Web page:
U.K. COVID Vaccine Centers To Open 24/7 'as Soon as Possible'

The United Kingdom will soon offer COVID-19 vaccinations at any time of day or night in a bid to meet its aim to vaccinate 15 million people next month, the Prime Minister has said.

While being questioned over the ambitious vaccine rollout in the House of Commons, Boris Johnson told British politicians that the country's vaccination centers will operate 24 hours a day, seven days a week, "as soon as we can". His comment appears to U-turn on a previous statement put out by the prime minister's official spokesman who on Monday said there was "no clamor" for 24-hour vaccinations and no plans for them.

Johnson told opposition leader, Sir Keir Starmer, at Prime Minister's Questions (PMQs) that Health Secretary Matt Hancock would announce details of the 24/7 centers shortly, once the supply of enough vaccine doses is available. The U.K. has extended the period between the first and second doses of the COVID vaccine from the recommended three to four weeks to 12 weeks, in order to give more people protection from one dose. Doctors and patients have voiced unease about the strategy, which saw hundreds of thousands of people having their booked second appointments scrapped.

While there is evidence from trials of the Oxford/AstraZeneca vaccine, circulation of which began on Monday, of greater efficacy among people who were given the second shot later, Pfizer/BioNTech have said there is no evidence for the efficacy of a single shot of their vaccine beyond three weeks. Hancock earlier said the government was "absolutely" in favor of rolling out round the clock vaccinations, while Vaccine Minister Nadhim Zahawi told MPs that, while he was willing to do anything to scale up the rollout, he had to ensure it was targeting the most vulnerable.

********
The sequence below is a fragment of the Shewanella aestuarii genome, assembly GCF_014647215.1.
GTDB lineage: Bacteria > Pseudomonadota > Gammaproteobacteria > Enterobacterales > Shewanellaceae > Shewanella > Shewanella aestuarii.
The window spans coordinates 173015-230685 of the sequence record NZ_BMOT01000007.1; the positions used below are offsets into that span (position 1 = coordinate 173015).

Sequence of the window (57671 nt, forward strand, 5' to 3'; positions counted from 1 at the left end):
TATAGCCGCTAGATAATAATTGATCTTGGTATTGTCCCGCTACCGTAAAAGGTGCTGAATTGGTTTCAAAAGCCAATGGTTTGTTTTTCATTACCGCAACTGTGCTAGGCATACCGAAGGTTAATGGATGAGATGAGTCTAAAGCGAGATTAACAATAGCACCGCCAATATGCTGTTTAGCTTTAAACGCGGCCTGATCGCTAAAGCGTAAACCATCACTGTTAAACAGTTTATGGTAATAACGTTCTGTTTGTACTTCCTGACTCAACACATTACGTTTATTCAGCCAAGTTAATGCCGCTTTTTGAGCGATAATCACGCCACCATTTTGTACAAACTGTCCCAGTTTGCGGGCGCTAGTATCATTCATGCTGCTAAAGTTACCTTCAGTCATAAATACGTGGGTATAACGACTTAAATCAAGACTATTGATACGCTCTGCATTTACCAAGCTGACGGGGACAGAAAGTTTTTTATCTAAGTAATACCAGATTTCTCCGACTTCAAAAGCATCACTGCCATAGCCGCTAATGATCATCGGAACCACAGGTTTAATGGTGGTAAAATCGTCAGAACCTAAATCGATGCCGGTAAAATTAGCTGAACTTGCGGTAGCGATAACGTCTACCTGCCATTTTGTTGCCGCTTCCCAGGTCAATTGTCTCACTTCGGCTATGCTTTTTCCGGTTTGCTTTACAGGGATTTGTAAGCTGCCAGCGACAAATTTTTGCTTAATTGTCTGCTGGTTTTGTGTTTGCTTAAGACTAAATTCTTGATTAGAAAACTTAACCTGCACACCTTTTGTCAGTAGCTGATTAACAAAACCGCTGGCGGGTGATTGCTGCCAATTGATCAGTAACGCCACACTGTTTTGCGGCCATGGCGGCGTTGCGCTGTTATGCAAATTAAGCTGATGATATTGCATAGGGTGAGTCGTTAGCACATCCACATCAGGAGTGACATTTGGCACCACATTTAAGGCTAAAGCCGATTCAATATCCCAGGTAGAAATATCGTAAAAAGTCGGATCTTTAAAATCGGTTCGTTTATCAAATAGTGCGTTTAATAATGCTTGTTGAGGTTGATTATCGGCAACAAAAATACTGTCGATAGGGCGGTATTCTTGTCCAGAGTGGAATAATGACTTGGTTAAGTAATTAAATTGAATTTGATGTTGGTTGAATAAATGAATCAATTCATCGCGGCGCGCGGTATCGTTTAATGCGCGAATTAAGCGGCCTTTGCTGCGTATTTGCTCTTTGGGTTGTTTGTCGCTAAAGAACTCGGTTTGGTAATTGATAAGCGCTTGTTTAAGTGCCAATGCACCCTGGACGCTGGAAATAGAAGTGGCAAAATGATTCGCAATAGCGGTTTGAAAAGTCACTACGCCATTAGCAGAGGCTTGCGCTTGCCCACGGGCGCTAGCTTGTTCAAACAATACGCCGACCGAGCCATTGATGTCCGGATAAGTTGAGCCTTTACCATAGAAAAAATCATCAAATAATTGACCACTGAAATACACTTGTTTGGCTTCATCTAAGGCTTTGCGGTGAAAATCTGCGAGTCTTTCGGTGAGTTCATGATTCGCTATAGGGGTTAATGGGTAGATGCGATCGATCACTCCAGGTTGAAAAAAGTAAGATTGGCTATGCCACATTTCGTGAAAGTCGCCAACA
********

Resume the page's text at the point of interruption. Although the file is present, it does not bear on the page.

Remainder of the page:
The government has not yet published statistics on the supply of the vaccine into the U.K and Zahawi told the Commons Science and Technology Committee it would be "unwise and wrong" to publish details of every single vaccine that comes in. One member of the committee, Labour MP Dawn Butler, accused him of being "evasive".

Boris Johnson watches COVID vaccine
Prime Minister Boris Johnson watches First Responder Caroline Cook getting her vaccination as he visits a vaccination centre in Bristol, England Eddie Mulholland/Getty

Seven mass COVID-19 vaccination centers have opened in England to immunize elderly people and healthcare workers in Bristol, Surrey, London, Newcastle, Manchester, Stevenage and Birmingham. According to NHS England, hundreds more GP-led and hospital services will open later this week to help in the vaccination effort. Despite the vaccine drive, the prime minister has refused to rule out tougher lockdown restrictions. Starmer said 17,000 people had died from COVID since Johnson claimed at the last PMQs held before Christmas, on December 16, that no new lockdown was needed.

Johnson explained his comments were made two days before the government was told about the new, fast-spreading variant of COVID-19 that has been blamed for a rapid spike in cases and hospitalizations since the middle of December.

He said: "Within 24 hours we reacted by putting a vast part of the country into tougher restrictions and we are now seeing, although it is very early days, the beginnings of some signs that that is starting to have an effect in many parts of the country. But by no means everywhere. Indeed, it's early days and people must keep their discipline and keep enforcing the rules."